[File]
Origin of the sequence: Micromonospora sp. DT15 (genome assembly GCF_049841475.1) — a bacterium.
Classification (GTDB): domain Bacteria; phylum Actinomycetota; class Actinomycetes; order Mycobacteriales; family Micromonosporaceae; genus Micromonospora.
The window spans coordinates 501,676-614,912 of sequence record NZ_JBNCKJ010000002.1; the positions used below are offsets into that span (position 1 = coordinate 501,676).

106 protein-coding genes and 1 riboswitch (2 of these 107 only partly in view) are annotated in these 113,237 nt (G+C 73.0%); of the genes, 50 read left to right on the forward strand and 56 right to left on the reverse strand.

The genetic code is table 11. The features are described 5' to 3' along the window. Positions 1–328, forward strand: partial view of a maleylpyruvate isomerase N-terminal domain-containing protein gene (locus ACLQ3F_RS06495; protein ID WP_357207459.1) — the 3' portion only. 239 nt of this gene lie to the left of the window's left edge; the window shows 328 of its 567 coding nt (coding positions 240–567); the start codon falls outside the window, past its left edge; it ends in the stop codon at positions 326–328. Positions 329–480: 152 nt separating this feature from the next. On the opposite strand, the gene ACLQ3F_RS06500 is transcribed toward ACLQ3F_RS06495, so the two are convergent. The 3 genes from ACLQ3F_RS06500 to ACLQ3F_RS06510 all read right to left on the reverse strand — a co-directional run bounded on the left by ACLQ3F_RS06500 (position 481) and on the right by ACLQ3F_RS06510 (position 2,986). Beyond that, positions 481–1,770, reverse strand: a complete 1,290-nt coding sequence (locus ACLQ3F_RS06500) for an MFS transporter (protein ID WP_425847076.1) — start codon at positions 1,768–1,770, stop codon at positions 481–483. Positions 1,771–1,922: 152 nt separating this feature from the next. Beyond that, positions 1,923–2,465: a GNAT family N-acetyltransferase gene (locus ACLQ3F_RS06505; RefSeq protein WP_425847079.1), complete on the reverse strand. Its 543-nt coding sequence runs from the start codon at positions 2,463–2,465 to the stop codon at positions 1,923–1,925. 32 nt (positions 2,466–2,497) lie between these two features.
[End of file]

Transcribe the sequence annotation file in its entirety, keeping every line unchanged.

Origin of the sequence: Micromonospora sp. DT15 (genome assembly GCF_049841475.1) — a bacterium.
Classification (GTDB): domain Bacteria; phylum Actinomycetota; class Actinomycetes; order Mycobacteriales; family Micromonosporaceae; genus Micromonospora.
The window spans coordinates 501,676-614,912 of sequence record NZ_JBNCKJ010000002.1; the positions used below are offsets into that span (position 1 = coordinate 501,676).

106 protein-coding genes and 1 riboswitch (2 of these 107 only partly in view) are annotated in these 113,237 nt (G+C 73.0%); of the genes, 50 read left to right on the forward strand and 56 right to left on the reverse strand.

The genetic code is table 11. The features are described 5' to 3' along the window. Positions 1–328, forward strand: partial view of a maleylpyruvate isomerase N-terminal domain-containing protein gene (locus ACLQ3F_RS06495; protein ID WP_357207459.1) — the 3' portion only. 239 nt of this gene lie to the left of the window's left edge; the window shows 328 of its 567 coding nt (coding positions 240–567); the start codon falls outside the window, past its left edge; it ends in the stop codon at positions 326–328. Positions 329–480: 152 nt separating this feature from the next. On the opposite strand, the gene ACLQ3F_RS06500 is transcribed toward ACLQ3F_RS06495, so the two are convergent. The 3 genes from ACLQ3F_RS06500 to ACLQ3F_RS06510 all read right to left on the reverse strand — a co-directional run bounded on the left by ACLQ3F_RS06500 (position 481) and on the right by ACLQ3F_RS06510 (position 2,986). Beyond that, positions 481–1,770, reverse strand: a complete 1,290-nt coding sequence (locus ACLQ3F_RS06500) for an MFS transporter (protein ID WP_425847076.1) — start codon at positions 1,768–1,770, stop codon at positions 481–483. Positions 1,771–1,922: 152 nt separating this feature from the next. Beyond that, positions 1,923–2,465: a GNAT family N-acetyltransferase gene (locus ACLQ3F_RS06505; RefSeq protein WP_425847079.1), complete on the reverse strand. Its 543-nt coding sequence runs from the start codon at positions 2,463–2,465 to the stop codon at positions 1,923–1,925. 32 nt (positions 2,466–2,497) lie between these two features.